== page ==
[ Parent ]

          •  Some lights can be seizure triggers even (6+ / 0-)

            for non-epileptics. But the newer lights on cop cars are really awful. I have a mild, but controlled epilepsy - in fact they're not sure if I still have it. Started out as petit mal in my childhood, completely disappeared and then returned in an altered form when I started taking birth control pills. I had only one (so far) major seizure. Passed out for several minutes, spine was locked or so I was told. No convulsive movements. I woke up in an ambulance wondering the usual, where am I, even who am I. Someone from work came in the ambulance so I could piece things together talking to her. This was many years ago. Tried dilantin for awhile, then switched to phenobarbitol - 64 mg. twice a day.

            It has worked ever since -knock wood.
            I used to have very tiny blips, which feel exactly like the feeling that you get when you forget what you were about to say. I had several of those the morning of my seizure and was just about to go to the infirmary at school where I worked. Now, I might still have an occasional tiny blip, but not even sure if it's epilepsy. EEGs a few years ago were "inconcluive." At this point, being 68 I'd rather continue the meds as opposed to taking any chances. Other than the usual ones.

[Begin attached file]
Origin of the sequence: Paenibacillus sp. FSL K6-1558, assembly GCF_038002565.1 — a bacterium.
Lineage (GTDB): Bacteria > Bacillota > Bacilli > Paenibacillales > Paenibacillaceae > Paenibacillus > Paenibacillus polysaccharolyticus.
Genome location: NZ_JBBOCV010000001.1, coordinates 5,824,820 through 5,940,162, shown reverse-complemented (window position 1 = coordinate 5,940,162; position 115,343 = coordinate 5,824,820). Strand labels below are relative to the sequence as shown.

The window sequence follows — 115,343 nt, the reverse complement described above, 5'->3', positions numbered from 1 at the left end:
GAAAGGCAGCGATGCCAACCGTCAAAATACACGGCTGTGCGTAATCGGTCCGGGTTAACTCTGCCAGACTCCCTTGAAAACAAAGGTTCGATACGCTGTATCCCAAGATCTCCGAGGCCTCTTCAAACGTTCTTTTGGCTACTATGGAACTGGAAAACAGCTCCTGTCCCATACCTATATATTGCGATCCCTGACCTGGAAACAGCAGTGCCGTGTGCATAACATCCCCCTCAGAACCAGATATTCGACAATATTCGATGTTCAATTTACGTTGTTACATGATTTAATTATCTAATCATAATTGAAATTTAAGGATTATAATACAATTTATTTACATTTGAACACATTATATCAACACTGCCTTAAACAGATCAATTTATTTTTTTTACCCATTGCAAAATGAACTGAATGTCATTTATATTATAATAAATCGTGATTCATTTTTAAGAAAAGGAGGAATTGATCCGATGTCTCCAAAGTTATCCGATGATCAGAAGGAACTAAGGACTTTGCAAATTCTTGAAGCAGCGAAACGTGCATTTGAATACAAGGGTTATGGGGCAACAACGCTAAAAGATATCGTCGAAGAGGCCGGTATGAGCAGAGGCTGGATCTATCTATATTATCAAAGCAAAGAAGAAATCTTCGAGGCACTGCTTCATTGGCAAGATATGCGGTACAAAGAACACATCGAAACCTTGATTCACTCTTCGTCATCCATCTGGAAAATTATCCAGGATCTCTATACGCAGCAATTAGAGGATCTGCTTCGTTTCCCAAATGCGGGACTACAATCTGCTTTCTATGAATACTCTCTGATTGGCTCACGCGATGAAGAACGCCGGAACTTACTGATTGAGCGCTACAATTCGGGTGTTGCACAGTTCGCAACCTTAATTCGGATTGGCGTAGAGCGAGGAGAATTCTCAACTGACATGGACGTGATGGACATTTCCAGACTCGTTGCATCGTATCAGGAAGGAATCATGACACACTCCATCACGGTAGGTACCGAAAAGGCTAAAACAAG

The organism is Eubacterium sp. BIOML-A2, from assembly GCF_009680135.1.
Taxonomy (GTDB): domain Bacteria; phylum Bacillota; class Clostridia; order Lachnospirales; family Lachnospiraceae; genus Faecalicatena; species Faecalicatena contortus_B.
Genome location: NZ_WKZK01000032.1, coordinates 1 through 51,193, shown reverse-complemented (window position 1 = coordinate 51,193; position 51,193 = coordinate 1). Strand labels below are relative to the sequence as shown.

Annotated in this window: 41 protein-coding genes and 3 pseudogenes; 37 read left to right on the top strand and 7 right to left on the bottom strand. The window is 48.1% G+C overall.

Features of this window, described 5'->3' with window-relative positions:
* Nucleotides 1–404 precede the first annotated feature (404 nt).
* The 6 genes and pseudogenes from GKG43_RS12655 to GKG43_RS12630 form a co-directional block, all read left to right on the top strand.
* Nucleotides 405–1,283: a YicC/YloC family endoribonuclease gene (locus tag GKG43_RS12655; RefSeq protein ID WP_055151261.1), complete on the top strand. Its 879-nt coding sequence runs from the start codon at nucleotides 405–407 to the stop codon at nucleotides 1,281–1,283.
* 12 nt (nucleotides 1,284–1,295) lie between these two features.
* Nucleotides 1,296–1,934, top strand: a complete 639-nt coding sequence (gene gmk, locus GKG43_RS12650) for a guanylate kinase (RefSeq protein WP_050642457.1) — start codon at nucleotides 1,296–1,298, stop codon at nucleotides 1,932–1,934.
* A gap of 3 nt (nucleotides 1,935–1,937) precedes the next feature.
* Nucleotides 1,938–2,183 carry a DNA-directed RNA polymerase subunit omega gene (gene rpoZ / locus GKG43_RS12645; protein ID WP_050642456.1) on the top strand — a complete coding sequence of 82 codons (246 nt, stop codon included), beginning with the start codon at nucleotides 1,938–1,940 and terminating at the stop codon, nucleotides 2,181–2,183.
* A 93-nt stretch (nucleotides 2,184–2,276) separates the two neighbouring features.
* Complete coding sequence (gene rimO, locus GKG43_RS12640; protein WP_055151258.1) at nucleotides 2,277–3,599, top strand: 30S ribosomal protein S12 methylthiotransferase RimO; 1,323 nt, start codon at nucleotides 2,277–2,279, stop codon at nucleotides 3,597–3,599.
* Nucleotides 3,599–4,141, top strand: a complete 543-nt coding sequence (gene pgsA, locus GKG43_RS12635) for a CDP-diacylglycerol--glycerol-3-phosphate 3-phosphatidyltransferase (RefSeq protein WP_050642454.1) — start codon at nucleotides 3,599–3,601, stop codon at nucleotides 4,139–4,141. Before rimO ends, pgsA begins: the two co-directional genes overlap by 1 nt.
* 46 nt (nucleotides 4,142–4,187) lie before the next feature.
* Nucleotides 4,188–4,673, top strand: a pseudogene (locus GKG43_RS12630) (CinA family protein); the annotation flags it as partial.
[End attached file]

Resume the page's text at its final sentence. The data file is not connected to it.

Be aware of any gum problems with dilantin - that's why I discontinued.
            Best of luck and thank you for your detailed experience.

            •  Luckily (3+ / 0-)
              Recommended by:
              FloridaSNMOM, northerntier, koNko

              I lucked into some fine teeth with big gaps, so I've never had any problems with gums.  


              by otto on Mon Mar 17, 2014 at 08:22:34 AM PDT

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            •  I recount my bleeding gums saga elsewhere. (5+ / 0-)

              I was on 400 milligrams of phenytoin for years and my gums were almost constantly bleeding and recessed. After lowering the dosage to 200 mils it pretty much went away.

              I'm finding something quite interesting in this thread; lots of epileptics in their 60s still on medication.

              I suppose this has to due with the cause; was your root cause diagnosed as head injury?

              Mine was not, and like many people manifest in chidhood/teens, my seizures declined in severity as I approached 30 and got under excellent control, and a little over a year ago I went off medication and so far so good.

              But the risk is there, so I totally understand you sticking to the regimen.  If it works, don't fix it.

              No one is coming to save us, the future is in our hands.

              by koNko on Mon Mar 17, 2014 at 09:54:33 AM PDT

              [ Parent ]

              •  No head injury, but it was diagnosed as (1+ / 0-)
                Recommended by:

                petit mal. When it recurred after completely disappearing, it was then described as temporal lobe abscences.

                As for the cause, I may never know. Interestingly enough, my mother had a seizure just after giving birth to me. They thought it might have been a reaction to scopolomine, aka twilight sleep, which they used to give to women as an analgesic pre-labor.